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by Penelope Vita-Finzi
Download Edith Wharton and the Art of Fiction fb2
World Literature
  • Author:
    Penelope Vita-Finzi
  • ISBN:
    0861877934
  • ISBN13:
    978-0861877935
  • Genre:
  • Publisher:
    Pinter Pub Ltd; First Edition edition (June 1, 1990)
  • Pages:
    172 pages
  • Subcategory:
    World Literature
  • Language:
  • FB2 format
    1318 kb
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    1770 kb
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    1673 kb
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    4.1
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by Penelope Vita-Finzi.

by Penelope Vita-Finzi.

The central mystery to the craft of fiction, according to Ms. Wharton (and it remains so to moderns) is the progressive revelation of character in such a way that the modifying and maturing of the characters shall seem not an arbitrary sleight of hand but the natural result of growth in age and experience.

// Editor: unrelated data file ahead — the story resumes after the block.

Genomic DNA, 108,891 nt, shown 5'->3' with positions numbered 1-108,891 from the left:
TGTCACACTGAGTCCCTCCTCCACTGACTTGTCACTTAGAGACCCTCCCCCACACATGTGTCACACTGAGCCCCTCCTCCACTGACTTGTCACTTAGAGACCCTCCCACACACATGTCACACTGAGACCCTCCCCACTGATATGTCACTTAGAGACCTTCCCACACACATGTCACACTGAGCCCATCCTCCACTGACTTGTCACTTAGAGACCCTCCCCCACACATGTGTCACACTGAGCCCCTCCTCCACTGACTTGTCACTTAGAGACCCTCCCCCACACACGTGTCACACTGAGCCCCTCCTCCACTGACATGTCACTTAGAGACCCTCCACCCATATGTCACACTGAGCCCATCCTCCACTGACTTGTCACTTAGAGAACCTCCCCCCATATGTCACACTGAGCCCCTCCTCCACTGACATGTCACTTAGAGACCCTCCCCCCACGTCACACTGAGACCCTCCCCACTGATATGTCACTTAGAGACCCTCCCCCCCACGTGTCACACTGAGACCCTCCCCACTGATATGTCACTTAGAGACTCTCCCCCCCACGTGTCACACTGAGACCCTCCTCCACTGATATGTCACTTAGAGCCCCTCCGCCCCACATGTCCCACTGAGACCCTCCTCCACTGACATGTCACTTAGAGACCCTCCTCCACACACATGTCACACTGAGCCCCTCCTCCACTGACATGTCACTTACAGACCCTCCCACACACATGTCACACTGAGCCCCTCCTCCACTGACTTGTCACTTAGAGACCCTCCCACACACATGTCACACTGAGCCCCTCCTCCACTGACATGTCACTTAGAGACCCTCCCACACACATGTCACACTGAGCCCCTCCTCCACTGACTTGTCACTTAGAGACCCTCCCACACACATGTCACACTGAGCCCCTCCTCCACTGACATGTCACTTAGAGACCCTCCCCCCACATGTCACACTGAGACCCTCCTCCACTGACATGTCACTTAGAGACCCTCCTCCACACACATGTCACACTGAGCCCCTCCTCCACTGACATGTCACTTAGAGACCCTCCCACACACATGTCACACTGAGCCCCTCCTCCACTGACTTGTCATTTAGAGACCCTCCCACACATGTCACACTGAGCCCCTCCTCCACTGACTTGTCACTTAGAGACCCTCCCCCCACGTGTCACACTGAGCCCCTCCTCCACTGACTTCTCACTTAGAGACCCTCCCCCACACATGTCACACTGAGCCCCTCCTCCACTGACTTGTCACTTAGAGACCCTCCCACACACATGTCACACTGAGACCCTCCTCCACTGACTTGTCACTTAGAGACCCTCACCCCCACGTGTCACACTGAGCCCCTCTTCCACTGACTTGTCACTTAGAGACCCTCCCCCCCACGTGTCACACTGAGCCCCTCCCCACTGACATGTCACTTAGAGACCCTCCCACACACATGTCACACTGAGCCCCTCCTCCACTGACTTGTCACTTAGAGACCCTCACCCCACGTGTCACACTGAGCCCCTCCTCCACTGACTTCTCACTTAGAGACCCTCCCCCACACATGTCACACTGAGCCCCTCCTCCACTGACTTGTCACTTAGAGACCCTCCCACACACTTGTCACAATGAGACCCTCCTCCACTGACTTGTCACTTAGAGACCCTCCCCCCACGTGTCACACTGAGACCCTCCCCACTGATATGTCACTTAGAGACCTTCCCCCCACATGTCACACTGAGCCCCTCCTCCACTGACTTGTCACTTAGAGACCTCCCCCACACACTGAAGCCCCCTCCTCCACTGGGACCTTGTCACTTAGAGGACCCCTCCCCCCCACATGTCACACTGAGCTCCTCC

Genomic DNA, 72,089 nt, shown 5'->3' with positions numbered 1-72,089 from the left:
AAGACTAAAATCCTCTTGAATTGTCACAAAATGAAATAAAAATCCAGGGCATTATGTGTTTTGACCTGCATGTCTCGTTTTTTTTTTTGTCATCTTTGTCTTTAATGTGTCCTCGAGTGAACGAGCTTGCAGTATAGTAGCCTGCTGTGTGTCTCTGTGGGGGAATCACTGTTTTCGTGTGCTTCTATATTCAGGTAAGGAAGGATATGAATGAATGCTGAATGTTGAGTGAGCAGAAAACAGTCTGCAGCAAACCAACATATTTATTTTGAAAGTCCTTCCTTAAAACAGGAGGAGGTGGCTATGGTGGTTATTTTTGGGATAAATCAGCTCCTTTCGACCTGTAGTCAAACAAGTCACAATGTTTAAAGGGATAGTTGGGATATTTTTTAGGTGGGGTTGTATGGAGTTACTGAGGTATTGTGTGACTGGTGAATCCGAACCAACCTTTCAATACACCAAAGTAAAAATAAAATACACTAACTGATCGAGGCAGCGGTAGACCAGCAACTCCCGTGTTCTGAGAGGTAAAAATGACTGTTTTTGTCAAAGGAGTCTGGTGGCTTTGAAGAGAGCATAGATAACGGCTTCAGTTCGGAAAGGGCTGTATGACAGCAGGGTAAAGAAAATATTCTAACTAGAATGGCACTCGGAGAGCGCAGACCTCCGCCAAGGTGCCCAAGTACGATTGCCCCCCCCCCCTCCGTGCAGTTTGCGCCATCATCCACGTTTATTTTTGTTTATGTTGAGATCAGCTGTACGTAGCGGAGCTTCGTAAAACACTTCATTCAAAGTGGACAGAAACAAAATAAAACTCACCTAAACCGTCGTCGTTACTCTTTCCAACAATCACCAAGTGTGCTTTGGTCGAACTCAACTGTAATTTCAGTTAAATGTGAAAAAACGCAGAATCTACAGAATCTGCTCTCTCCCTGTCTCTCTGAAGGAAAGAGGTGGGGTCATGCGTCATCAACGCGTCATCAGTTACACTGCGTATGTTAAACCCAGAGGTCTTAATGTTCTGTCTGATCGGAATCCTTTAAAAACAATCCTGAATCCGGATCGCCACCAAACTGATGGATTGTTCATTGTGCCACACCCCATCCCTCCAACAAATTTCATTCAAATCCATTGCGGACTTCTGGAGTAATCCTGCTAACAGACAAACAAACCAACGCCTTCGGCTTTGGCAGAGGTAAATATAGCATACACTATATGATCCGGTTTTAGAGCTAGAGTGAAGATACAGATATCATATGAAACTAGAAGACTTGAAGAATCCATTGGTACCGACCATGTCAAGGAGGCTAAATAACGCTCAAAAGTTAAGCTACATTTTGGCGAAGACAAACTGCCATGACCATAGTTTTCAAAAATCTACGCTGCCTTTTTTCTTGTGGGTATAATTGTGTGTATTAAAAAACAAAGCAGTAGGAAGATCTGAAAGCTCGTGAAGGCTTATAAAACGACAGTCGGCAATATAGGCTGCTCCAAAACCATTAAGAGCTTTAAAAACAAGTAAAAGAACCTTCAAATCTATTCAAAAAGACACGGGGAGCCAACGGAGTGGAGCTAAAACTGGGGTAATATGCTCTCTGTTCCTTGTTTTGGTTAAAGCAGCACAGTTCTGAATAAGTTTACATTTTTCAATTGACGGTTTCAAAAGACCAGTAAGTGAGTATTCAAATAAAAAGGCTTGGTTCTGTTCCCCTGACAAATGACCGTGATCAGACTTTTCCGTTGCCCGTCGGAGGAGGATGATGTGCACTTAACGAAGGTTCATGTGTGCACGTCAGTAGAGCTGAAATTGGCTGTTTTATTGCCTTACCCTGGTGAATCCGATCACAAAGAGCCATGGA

1 2 3 4 5. Want to Read. by Penelope Vita-Finzi. Published 1990 by Pinter in London.

Vita-Finzi (English literature and theatre studies, Ealing College, London) explores Wharton's concept of the artist through a study of her fiction, published and unpublished, and autobiographical material. She shows that Wharton's views were rooted in 19th century thought rather than contemporary literary and intellectual debates, and refutes the view of Wharton as a standard 19th century "woman writer".

27. Arnold Bennett, The Author's Craft and Other Critical Writings of Arnold Bennett, ed. Samuel Hynes (Lincoln: University of Nebraska Press, 1968), pp. 256–257.

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Wharton drew upon her insider's knowledge of the upper class New York "aristocracy" to realistically portray the lives and morals of the Gilded Age. She was the first woman to win the Pulitzer Prize for Literature in 1921. She was inducted into the National Women's Hall of Fame in 1996.

254 writing a war story down again to battle with the art of ction. Her perseverance was rewarded, and after a while the fellow authors (though Mademoiselle disclaimed any right to the honors of literary partnership) arrived at what seemed to both a satisfactory result. You’ve written a very beautiful story, my dear, Made-moiselle sighed with moist eyes; and Ivy modestly agreed that she had.